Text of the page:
The Super Leaguers didn’t have a chance to describe their complete vision, if they even had one, but the basic outline for the league was strikingly American: an NBA or NFL for the most popular sport on the planet, complete with a regular season and a postseason. It would have replaced the Champions League and the SL clubs would have supplemented their coffers participating in domestic matches that would at once seem much less significant—and likely generate much less revenue—than they do now. It would have been a cartel taking a hearty swing at monopolizing soccer’s immense reserves of cash and talent, perhaps finally fully destroying the parochialism that differentiates it from American sports.
Because what do Tottenham and Juventus have to do with each other? Almost nothing, really. A handful of rivalries would have been preserved within the Super League almost by accident, but the great thing about the EPL, La Liga, and Serie A is that they’ve been around for so long that every club touches every other club through geography, politics, class, a history of contests and player movement. La Liga is about Spain: what its various regions make of one another, the ravaging effects of Francoism, absurd governmental rot in Madrid and Valencia, fascists and socialists, Basque and Catalan nationalism. It is also about the decade when Barcelona couldn’t win a game away at Real Sociedad, for some reason. It’s deep and it’s not, but it’s all there, and it has meaning. The sort which a league invented tomorrow would take a century-plus to accrue, and even then: Juventus and Tottenham could play 50 exciting games against each other, and have only the games between them.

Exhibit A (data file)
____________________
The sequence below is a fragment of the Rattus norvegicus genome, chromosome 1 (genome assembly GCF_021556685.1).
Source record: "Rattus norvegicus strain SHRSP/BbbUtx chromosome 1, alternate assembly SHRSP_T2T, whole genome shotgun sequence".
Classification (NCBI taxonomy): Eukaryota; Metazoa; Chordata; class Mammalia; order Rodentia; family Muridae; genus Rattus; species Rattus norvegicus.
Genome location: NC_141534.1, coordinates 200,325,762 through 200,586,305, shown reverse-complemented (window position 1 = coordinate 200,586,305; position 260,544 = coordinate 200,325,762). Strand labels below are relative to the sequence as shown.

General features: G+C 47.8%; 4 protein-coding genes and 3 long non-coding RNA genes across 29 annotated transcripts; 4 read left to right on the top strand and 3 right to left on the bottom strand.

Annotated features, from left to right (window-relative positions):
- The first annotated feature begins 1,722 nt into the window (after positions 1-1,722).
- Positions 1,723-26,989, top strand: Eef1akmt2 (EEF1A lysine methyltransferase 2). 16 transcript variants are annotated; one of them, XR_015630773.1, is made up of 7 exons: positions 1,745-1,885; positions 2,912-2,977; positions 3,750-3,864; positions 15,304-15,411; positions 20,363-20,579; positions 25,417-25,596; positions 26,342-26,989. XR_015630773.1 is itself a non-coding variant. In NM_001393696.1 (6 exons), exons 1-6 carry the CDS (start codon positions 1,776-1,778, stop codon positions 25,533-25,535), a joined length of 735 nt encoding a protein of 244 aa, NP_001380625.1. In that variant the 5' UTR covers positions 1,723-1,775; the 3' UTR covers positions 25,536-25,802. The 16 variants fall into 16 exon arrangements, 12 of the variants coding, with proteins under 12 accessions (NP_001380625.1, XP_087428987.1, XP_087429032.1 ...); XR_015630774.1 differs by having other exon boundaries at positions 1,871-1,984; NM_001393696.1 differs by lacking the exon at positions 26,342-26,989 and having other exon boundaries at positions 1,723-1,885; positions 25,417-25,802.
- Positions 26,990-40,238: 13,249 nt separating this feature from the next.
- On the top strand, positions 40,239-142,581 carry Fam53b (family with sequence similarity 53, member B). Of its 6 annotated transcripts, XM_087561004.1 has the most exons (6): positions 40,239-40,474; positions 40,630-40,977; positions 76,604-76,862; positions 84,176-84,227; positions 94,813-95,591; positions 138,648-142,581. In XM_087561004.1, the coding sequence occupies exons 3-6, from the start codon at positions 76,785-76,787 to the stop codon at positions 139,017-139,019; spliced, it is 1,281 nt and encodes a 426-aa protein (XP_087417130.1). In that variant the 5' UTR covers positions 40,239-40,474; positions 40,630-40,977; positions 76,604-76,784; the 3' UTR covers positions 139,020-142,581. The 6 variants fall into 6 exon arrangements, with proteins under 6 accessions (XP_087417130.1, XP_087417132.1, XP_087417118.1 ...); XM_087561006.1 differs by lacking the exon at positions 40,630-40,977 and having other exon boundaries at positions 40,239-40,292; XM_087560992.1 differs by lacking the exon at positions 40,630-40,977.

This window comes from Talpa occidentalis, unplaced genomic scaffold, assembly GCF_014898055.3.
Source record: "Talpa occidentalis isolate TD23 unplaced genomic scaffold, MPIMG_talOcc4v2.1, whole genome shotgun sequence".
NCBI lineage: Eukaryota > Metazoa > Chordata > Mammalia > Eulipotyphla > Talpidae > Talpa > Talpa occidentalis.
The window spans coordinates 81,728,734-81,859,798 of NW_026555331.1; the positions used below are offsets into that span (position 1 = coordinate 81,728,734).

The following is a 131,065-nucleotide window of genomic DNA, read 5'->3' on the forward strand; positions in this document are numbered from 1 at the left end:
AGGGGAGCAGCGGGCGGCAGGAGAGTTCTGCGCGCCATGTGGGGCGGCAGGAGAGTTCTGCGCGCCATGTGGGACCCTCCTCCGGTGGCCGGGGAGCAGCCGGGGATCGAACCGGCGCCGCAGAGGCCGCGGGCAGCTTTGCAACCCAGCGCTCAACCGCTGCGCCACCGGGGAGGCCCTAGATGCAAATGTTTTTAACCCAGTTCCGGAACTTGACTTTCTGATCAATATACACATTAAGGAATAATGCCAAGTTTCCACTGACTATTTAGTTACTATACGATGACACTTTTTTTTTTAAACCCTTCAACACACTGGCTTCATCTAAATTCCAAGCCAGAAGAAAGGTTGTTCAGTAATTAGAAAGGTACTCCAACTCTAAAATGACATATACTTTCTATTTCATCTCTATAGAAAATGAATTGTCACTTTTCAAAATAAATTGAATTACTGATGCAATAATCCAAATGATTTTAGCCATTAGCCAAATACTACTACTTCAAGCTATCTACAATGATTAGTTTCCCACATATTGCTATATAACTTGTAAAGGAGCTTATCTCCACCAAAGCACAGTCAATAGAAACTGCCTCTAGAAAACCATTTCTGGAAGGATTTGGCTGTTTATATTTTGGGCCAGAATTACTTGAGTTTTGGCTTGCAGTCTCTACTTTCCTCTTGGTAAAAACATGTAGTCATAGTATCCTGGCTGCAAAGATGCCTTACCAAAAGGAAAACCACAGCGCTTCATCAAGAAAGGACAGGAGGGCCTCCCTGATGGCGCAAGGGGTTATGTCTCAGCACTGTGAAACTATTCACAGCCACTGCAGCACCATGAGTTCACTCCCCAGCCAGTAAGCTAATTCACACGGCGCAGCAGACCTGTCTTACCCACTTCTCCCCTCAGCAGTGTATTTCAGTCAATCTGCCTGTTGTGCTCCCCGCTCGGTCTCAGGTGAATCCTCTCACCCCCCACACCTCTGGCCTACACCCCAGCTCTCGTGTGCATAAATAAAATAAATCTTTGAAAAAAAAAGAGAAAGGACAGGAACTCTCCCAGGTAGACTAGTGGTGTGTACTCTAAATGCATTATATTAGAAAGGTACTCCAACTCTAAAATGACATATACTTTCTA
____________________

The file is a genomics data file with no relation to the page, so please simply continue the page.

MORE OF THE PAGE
Which is what, say, the Lakers and Celtics have. Two great companies—meant to play ball, sure, but Americans do almost nothing without profit in the front of their mind. The Lakers and Celtics exist—were brought into existence—to enrich their stakeholders. The vast majority of clubs in Europe aren’t like that.
Atlético Madrid is the product of three Athletic Bilbao supporters and a handful of disaffected Madridistas. It sounds exceedingly simple, but: in 1903, they thought it would be a cool idea to found an Athletic Bilbao subsidiary in Madrid. Eventually Atleti outgrew their feeder club status, splintered from Athletic, and became their own entity, which was supporter-owned, mostly by working people in the heart of the capital city, until the club was stolen away by a hilariously corrupt real estate developer named Jesus Gil in the late 1980s. That it’s now presided over by Gil’s son is an extremely sore subject. The majority of Atleti fans hate the Gil family, seeing them as a perversion of what the club is supposed to be and once was. To them Atleti’s highly corporatized structure is wrong.